Trump and Ocasio-Cortez in Twitter battle over impeachment and what's driving Democrats
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WATCH: On "This Week," Jonathan Karl goes one-on-one with Rep. Alexandria Ocasio-Cortez, D-N.Y., in her first Sunday morning interview since taking office.

President Donald Trump and Rep. Alexandria Ocasio-Cortez have been engaged in a Twitter battle since her appearance Sunday on ABC's "This Week," trading barbs over impeachment after her comment that Democrats have a "very real risk of losing" in 2020 without a 'transformational candidate."

Ocasio-Cortez cautioned against electing a president advocating for "half-measures" and again called for a progressive Democratic nominee. In an interview with ABC's Chief White House Correspondent Jonathan Karl, she said, "I think that we have a very real risk of losing the presidency to Donald Trump if we do not have a presidential candidate that is fighting for true transformational change in the lives of working people in the United States."

Trump responded Sunday afternoon, shifted the conversation to impeachment, tweeting, "I agree, and that is the only reason they play the impeach card, which cannot be legally used!"

Ocasio-Cortez fired back about two hours later, saying the president is "bluffing" and opening an impeachment inquiry is necessary when the president "obstructs justice, advises witnesses to ignore legal subpoenas, & more."

Rep. Alexandria Ocasio-Cortez appears on "This Week," June 16, 2019.

While she called for a transformational candidate, Ocasio-Cortez is holding off on endorsing anyone for president now, saying on ABC's "This Week" that "It's possible that I'll endorse later on perhaps, you know, I do not see myself endorsing anytime soon."

More broadly of the Democratic field, Ocasio-Cortez said, "I do think that the field is too large. I do believe that having a competitive primary is healthy and that it’s good, but we have so many Senate seats to take and the fact that we aren't discussing that more -- even if we win the presidency and we don't win the Senate -- we are not going to be able to get a robust agenda passed in the way that we envision it."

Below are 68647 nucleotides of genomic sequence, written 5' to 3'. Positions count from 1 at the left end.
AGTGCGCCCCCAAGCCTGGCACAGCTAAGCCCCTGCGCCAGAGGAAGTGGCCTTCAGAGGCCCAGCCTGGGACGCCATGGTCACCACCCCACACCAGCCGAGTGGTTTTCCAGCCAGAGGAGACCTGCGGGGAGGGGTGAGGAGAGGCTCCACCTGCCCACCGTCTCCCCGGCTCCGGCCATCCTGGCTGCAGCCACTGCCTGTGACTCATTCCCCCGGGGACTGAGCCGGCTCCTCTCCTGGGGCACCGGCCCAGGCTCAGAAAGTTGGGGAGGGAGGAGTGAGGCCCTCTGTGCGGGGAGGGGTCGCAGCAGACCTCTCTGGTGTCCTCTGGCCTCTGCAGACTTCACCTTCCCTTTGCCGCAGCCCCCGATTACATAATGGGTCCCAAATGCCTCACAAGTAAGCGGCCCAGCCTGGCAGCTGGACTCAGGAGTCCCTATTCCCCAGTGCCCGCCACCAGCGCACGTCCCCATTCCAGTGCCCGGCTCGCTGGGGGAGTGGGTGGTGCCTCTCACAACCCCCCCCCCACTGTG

Ocasio-Cortez has previously specified that the country needs a progressive president.

"I really believe the only way that we're going to be able to beat this president is with a progressive candidate," she said to The Young Turks show "Rebel HQ" earlier this month. "We need candidates that are committed to Medicare for all, to tuition-free public colleges and universities. We need a candidate that is dedicated to passing at least a $15 minimum wage, ideally one that's pegged to inflation."

On Sunday, Karl asked, "Could you see yourself supporting Joe Biden?"

She said that she would support the former vice president -- who is seen as a moderate figure and has campaigned on his ability to work across the aisle -- if he wins the Democratic nomination.

"I think that it is absolutely important that we defeat Donald Trump," Ocasio-Cortez said, adding, "I think that we need to pick a candidate that is going to be exciting to vote for, that all people, women, people of all genders, races, income levels, geographies feel excited and good about voting for."

Biden claimed in March that he has "the most progressive record of anyone running."

The progressive freshman congresswoman said that she's "encouraged" by Biden's reversal on the Hyde Amendment, which blocks federal funding for abortion, calling the stance the "very base level where all candidates need to be."

However, when asked about allegations of inappropriate touching and comments by Biden, Ocasio-Cortez said, "I do think that there may be some discomfort," among voters, citing recent comments where Biden told a 13-year-old girl that her brothers need to watch out for her. "I think there are some things with female voters that it's just not quite locked down."

When it comes to a candidate who articulates her vision of what a Democratic nominee should be, she said of Sen. Bernie Sanders, "I think that [Sanders] does that excellently. I think his policies do that excellently. I believe Sen. (Elizabeth) Warren's policies do that excellently."

For the time being, however, Ocasio-Cortez said that she and Sanders are focused on being allies in Congress and that Sanders had not asked for her endorsement.

Focusing on her work in Congress, Ocasio-Cortez highlighted her reaching across the aisle to work with Republican Sen. Ted Cruz on legislation to ban former members of Congress from lobbying and to make birth control available over the counter.

When asked about that working relationship, Ocasio-Cortez said "we haven't met in person yet, but I do know that we have an ongoing working relationship and I'm extraordinarily excited in seeing what we can accomplish."